AWARD NO. 186
Case No. 186
PUBLIC LAW BOARD NO. 164
Parties ) United Transportation Union (T)
Dispute ) Union Pacific Railroad Company - Eastern District
Statement of Claim: Claim of Conductor C. C. Adamson, Brakemen H. A. Smallwood and W. R. Smith, Laramie, for 245 miles at through freight rates of pay in addition to allowances already accorded them for service performed October 7, 1967.
Findings: In this case and in its companion (but not identical) one, Case No. 177, Carrier required Laramie roadmen to perform yard work for one or more yard shifts and in so doing deprived them of road trips to which they were or might have been entitled. In Case No. 186 Carrier so used on claim date a first-out pool freight crew who would otherwise have had a road trip of 242 aggregate miles. In Case No. 187 Carrier so used brakemen who stood first out on the road brakemen's extra board. In each Case there was a separate seniority roster and extra board for yardmen. In each case Carrier tried unsuccessfully to get yard extra board men to accept a call for the vacancy and regular yardmen to double thereon. For both cases there is in evidence a 1955 letter of agreement, signed by Carrier's assistant labor relations vice-president and by the Organization's general chairman, to the effect that, where there are no yard extra men available for filling a yard vacancy and no regular yardman has filed a written request to work on his rest days, Carrier will require the junior "available regular (yard) man" to protect the vacancy.
One of the claimants is a conductor. Accordingly the Board invited the Conductors' Organization to send a representative to the hearing on this case, and said invitation was accepted.
Out of the prolonged discussions of these cases before the Board the following issues emerged: (1) Given the above mentioned 1955 agreement, were yardmen "available" for the vacancy (ies)? This is a question of fact and fact interpretation in respect to which Carrier, who used unavailability as a defense, had the main burden of presenting probative evidence. (2) if the answer to (1) is "No", how should claimants have been compensated? (3) If the answer to (1) is "Yes", how should claimants have been compensated?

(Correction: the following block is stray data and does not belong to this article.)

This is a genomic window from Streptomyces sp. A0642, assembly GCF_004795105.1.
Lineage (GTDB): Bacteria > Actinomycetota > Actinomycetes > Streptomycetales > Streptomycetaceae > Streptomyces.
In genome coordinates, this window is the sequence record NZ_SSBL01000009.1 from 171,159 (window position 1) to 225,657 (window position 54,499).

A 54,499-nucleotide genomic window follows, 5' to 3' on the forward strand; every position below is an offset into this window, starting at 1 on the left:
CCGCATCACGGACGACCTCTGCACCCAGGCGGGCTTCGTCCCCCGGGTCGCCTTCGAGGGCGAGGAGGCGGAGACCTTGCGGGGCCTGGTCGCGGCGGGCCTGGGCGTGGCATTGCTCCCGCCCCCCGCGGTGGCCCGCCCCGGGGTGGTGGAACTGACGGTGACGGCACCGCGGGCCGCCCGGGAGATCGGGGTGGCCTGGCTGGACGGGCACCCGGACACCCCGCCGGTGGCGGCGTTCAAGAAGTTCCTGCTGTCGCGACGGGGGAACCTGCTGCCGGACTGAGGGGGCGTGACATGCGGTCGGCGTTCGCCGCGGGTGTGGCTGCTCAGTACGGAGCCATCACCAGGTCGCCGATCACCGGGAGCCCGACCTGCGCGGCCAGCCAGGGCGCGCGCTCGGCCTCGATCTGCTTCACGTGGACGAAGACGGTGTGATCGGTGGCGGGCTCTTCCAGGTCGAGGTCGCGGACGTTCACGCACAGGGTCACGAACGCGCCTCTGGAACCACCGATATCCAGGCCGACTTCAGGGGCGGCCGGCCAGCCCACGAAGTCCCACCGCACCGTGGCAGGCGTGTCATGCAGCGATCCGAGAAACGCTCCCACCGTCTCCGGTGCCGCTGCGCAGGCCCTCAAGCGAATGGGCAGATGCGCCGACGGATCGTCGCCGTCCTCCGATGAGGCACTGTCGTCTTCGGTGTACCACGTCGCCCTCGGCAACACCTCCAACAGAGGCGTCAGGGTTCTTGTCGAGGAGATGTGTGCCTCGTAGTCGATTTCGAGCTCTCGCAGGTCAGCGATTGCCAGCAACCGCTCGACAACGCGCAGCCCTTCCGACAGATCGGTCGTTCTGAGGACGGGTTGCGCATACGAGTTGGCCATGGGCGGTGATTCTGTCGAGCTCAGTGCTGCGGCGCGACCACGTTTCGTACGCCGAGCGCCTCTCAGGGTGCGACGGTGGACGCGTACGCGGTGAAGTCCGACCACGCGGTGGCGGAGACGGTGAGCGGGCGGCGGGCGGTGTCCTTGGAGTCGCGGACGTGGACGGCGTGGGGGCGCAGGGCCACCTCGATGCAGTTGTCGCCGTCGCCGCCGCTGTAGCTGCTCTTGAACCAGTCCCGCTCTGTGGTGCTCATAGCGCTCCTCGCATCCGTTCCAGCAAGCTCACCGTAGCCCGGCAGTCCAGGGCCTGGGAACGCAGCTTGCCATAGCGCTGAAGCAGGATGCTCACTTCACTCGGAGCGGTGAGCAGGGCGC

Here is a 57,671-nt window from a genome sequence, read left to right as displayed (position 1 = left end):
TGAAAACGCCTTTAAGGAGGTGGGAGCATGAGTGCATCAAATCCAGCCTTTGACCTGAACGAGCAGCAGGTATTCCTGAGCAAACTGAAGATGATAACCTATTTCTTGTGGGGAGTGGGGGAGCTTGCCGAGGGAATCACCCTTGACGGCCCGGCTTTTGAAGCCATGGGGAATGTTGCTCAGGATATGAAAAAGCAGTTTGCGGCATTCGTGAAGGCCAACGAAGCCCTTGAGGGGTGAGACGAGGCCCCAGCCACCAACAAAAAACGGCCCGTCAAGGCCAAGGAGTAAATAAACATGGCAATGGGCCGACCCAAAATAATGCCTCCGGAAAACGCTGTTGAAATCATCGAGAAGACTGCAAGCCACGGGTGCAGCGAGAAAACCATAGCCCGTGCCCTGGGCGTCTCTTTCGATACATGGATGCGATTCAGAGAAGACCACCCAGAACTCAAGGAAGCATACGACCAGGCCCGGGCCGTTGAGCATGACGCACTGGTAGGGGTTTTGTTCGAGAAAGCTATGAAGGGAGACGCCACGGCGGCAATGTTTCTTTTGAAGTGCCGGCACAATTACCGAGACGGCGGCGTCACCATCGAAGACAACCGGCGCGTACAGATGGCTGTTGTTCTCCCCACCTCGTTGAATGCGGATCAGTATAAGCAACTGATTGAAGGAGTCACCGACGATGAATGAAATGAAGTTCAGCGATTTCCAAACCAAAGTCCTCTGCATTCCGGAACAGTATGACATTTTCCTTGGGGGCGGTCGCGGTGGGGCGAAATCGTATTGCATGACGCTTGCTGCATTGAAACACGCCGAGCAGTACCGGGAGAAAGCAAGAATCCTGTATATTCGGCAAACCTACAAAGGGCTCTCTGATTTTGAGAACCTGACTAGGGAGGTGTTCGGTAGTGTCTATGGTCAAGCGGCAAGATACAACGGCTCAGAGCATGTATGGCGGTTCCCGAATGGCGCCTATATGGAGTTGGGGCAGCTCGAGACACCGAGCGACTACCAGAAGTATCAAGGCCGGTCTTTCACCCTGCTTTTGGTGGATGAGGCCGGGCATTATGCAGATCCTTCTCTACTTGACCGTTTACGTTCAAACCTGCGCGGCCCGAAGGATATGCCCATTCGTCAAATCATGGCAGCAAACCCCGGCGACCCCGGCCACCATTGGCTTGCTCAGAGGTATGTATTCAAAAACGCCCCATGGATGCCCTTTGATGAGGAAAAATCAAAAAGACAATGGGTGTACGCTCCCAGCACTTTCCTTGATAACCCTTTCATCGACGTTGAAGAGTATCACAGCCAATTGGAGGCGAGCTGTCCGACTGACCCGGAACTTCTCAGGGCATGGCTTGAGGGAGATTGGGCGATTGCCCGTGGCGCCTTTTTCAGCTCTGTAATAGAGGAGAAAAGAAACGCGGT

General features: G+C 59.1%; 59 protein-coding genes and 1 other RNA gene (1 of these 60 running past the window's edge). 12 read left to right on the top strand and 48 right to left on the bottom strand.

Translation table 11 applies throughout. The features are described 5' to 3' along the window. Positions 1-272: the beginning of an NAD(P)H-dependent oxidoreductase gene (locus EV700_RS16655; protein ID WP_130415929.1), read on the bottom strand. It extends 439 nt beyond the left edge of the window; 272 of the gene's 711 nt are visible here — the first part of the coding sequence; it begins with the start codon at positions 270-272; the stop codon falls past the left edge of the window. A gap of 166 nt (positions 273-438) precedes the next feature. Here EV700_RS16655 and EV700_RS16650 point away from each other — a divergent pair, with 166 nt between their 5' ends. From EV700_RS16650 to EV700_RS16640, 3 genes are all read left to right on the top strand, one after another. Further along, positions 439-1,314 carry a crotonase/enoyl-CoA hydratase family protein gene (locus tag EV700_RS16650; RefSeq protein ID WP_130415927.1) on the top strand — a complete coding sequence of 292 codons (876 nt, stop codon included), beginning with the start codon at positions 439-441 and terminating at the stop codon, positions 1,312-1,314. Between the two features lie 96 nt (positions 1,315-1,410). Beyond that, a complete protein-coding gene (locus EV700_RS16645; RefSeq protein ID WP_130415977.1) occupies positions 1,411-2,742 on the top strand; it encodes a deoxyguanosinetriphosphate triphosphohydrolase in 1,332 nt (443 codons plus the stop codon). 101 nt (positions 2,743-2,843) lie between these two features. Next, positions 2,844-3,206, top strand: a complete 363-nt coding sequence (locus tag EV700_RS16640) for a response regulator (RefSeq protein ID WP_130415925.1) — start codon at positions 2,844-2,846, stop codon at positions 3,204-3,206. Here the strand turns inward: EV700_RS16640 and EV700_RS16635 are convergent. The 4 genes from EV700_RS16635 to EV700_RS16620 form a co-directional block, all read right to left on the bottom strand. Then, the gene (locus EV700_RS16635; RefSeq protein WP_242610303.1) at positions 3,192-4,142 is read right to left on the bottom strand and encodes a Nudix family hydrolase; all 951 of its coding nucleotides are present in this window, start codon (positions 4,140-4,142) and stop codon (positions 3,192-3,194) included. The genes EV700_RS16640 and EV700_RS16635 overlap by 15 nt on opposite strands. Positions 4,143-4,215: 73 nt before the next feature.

As to the first question above, under said 1955 agreement it appears that no yardman is available to fill a yard vacancy at Laramie if (a) the yard extra board is exhausted, i.e., all extra yardmen are working and therefore cannot fill the vacancy; (b) there are men on the yard extra board who are not working but who have valid reason for not accepting a call for the vacancy, such as serious illness or leave of absence or who cannot be contacted when needed; (c) there are no regular yardmen on their rest days who have written their wish to work thereon and who have such valid reason for not working; and (d) there are no junior regular yardmen who can be required to take the vacancy because all such juniors have such valid reason for not working.
On these specific questions of availability Carrier failed to present probative evidence requiring a "No" answer to the first general question. If the answer were "No", there is evidence (in the form of exchanges of correspondence between Carrier and general chairman, mainly in the 1940's) in respect to proper compensation payable to roadmen like claimants.
(Webmaster's Note: If the steps indicated in the second paragraph above (a through d) have been followed and no yard employees are genuinely available the proper claim under the Eastern District agreement is for time and one half under Rule 32(K). No similar rule is included in the Northwest District agreement.)
If the answer to the first question cannot be firmly "No" it must perforce be weakly "Yes". Given this conclusion, the Board is of the opinion that claimants were improperly compensated. They should be made whole for their conscription into yard service. But precisely because the answer to the first question is weak, the Board is reluctant to allow the full amounts of their claims. "Making claimants whole" in this particular case is held to mean that Carrier is now directed to pay them within 45 days the difference between what they would have earned if not so conscripted and what Carrier actually did pay them when conscripted.
AWARD: Claim sustained per Findings.
PUBLIC LAW BOARD NO. 164
Carroll R. Daughterty
Chairman and Neutral Member
C. F. Christiansen,
Employe Member Carrier Member
November 25, 1969